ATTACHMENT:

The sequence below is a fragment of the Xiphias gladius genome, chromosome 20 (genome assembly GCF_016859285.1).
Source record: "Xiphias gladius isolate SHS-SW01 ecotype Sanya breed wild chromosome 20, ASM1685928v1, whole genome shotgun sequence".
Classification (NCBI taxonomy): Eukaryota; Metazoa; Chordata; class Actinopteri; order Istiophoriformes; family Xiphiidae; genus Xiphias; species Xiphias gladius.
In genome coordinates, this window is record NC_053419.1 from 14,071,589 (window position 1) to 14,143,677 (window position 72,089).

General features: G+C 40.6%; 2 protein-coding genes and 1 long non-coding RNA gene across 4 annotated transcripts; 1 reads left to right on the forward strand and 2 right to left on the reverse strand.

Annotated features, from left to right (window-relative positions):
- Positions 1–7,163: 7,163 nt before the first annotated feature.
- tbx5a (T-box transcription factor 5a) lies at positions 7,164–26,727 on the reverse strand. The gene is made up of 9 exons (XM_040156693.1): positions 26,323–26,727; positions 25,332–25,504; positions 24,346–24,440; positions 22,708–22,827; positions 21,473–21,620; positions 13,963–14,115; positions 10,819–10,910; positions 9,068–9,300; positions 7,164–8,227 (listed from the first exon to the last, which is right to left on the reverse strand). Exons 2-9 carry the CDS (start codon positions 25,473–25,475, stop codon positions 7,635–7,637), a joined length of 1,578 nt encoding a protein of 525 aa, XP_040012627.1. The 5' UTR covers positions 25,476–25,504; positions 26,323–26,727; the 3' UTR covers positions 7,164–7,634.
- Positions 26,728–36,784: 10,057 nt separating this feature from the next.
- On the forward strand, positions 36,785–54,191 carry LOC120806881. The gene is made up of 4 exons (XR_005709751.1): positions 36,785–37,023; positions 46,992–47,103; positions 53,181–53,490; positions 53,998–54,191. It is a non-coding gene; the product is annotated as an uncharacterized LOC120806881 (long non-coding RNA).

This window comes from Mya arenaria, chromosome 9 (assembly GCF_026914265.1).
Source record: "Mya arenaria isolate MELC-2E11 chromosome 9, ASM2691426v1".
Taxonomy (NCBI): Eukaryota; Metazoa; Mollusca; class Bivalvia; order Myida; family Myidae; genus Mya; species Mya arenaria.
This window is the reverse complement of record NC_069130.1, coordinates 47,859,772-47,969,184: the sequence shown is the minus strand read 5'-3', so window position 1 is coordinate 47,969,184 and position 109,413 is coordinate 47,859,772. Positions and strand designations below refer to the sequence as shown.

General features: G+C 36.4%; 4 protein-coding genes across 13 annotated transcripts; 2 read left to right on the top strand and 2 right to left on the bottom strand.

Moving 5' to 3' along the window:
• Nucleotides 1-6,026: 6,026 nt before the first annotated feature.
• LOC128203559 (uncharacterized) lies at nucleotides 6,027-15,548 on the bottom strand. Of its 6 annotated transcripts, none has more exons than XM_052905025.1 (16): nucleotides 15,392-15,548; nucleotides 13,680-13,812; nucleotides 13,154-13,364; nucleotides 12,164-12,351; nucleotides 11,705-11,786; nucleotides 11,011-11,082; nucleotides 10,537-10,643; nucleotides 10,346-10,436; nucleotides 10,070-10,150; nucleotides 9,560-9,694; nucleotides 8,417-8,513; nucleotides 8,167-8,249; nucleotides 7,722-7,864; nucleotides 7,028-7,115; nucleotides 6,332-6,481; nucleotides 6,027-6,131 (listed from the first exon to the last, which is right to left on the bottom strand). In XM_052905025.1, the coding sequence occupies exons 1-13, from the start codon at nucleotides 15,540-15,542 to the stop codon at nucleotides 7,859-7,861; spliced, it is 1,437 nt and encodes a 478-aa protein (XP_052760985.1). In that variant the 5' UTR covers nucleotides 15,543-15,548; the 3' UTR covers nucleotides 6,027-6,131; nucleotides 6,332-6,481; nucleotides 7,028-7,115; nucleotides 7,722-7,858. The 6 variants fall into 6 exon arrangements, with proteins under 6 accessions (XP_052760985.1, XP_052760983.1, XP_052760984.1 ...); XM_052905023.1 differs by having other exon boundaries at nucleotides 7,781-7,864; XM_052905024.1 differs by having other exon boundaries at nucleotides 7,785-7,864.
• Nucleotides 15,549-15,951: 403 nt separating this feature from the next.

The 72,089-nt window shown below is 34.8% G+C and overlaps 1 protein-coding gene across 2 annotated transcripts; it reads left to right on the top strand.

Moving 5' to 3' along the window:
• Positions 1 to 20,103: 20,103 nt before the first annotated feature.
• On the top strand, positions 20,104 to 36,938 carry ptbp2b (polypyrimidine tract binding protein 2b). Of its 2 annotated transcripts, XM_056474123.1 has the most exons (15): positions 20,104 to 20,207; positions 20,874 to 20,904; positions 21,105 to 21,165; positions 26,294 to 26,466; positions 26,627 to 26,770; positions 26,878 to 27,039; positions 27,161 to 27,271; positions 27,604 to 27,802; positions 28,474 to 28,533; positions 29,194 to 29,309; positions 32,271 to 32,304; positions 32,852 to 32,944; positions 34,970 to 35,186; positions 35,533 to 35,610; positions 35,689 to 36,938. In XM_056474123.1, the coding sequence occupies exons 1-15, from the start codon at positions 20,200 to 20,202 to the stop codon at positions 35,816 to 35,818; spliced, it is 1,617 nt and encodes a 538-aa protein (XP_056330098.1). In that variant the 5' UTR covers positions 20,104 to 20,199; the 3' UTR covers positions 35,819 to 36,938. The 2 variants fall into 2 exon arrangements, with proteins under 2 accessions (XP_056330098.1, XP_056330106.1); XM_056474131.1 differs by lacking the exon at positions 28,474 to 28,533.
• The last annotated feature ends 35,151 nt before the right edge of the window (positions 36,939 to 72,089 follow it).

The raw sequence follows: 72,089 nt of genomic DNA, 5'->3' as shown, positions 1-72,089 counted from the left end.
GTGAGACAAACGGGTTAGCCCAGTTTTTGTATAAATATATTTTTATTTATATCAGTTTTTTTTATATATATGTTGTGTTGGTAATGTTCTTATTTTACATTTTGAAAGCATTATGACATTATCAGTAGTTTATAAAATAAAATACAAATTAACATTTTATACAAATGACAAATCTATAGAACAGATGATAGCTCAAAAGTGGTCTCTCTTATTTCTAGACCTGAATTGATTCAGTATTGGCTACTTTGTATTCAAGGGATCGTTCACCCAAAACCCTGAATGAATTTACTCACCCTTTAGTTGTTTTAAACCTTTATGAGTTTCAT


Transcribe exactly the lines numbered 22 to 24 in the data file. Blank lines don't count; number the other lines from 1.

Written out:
• Positions 1 to 20,103: 20,103 nt before the first annotated feature.
• On the top strand, positions 20,104 to 36,938 carry ptbp2b (polypyrimidine tract binding protein 2b). Of its 2 annotated transcripts, XM_056474123.1 has the most exons (15): positions 20,104 to 20,207; positions 20,874 to 20,904; positions 21,105 to 21,165; positions 26,294 to 26,466; positions 26,627 to 26,770; positions 26,878 to 27,039; positions 27,161 to 27,271; positions 27,604 to 27,802; positions 28,474 to 28,533; positions 29,194 to 29,309; positions 32,271 to 32,304; positions 32,852 to 32,944; positions 34,970 to 35,186; positions 35,533 to 35,610; positions 35,689 to 36,938. In XM_056474123.1, the coding sequence occupies exons 1-15, from the start codon at positions 20,200 to 20,202 to the stop codon at positions 35,816 to 35,818; spliced, it is 1,617 nt and encodes a 538-aa protein (XP_056330098.1). In that variant the 5' UTR covers positions 20,104 to 20,199; the 3' UTR covers positions 35,819 to 36,938. The 2 variants fall into 2 exon arrangements, with proteins under 2 accessions (XP_056330098.1, XP_056330106.1); XM_056474131.1 differs by lacking the exon at positions 28,474 to 28,533.
• The last annotated feature ends 35,151 nt before the right edge of the window (positions 36,939 to 72,089 follow it).